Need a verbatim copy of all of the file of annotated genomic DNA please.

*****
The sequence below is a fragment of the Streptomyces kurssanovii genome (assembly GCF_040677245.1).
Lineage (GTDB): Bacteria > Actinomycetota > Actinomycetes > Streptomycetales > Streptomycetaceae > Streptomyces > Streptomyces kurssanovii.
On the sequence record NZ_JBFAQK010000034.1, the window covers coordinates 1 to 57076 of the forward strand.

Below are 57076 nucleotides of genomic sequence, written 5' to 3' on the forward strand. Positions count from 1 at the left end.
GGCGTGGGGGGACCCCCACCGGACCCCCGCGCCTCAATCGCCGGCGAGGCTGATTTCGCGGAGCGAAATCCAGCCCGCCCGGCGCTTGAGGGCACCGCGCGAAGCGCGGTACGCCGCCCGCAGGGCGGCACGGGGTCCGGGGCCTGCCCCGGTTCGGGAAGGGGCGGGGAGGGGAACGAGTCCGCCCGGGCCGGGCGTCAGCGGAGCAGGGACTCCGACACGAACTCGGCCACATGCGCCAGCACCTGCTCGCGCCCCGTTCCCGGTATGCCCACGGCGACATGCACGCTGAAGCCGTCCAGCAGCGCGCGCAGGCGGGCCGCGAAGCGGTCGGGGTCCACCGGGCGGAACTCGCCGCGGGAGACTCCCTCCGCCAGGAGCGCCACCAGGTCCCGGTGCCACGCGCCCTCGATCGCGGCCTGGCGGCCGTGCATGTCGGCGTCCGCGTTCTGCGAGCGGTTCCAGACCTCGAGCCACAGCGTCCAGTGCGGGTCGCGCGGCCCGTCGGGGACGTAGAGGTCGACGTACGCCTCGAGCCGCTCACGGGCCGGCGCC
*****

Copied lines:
The sequence below is a fragment of the Streptomyces kurssanovii genome (assembly GCF_040677245.1).
Lineage (GTDB): Bacteria > Actinomycetota > Actinomycetes > Streptomycetales > Streptomycetaceae > Streptomyces > Streptomyces kurssanovii.
On the sequence record NZ_JBFAQK010000034.1, the window covers coordinates 1 to 57076 of the forward strand.

Below are 57076 nucleotides of genomic sequence, written 5' to 3' on the forward strand. Positions count from 1 at the left end.
GGCGTGGGGGGACCCCCACCGGACCCCCGCGCCTCAATCGCCGGCGAGGCTGATTTCGCGGAGCGAAATCCAGCCCGCCCGGCGCTTGAGGGCACCGCGCGAAGCGCGGTACGCCGCCCGCAGGGCGGCACGGGGTCCGGGGCCTGCCCCGGTTCGGGAAGGGGCGGGGAGGGGAACGAGTCCGCCCGGGCCGGGCGTCAGCGGAGCAGGGACTCCGACACGAACTCGGCCACATGCGCCAGCACCTGCTCGCGCCCCGTTCCCGGTATGCCCACGGCGACATGCACGCTGAAGCCGTCCAGCAGCGCGCGCAGGCGGGCCGCGAAGCGGTCGGGGTCCACCGGGCGGAACTCGCCGCGGGAGACTCCCTCCGCCAGGAGCGCCACCAGGTCCCGGTGCCACGCGCCCTCGATCGCGGCCTGGCGGCCGTGCATGTCGGCGTCCGCGTTCTGCGAGCGGTTCCAGACCTCGAGCCACAGCGTCCAGTGCGGGTCGCGCGGCCCGTCGGGGACGTAGAGGTCGACGTACGCCTCGAGCCGCTCACGGGCCGGCGCC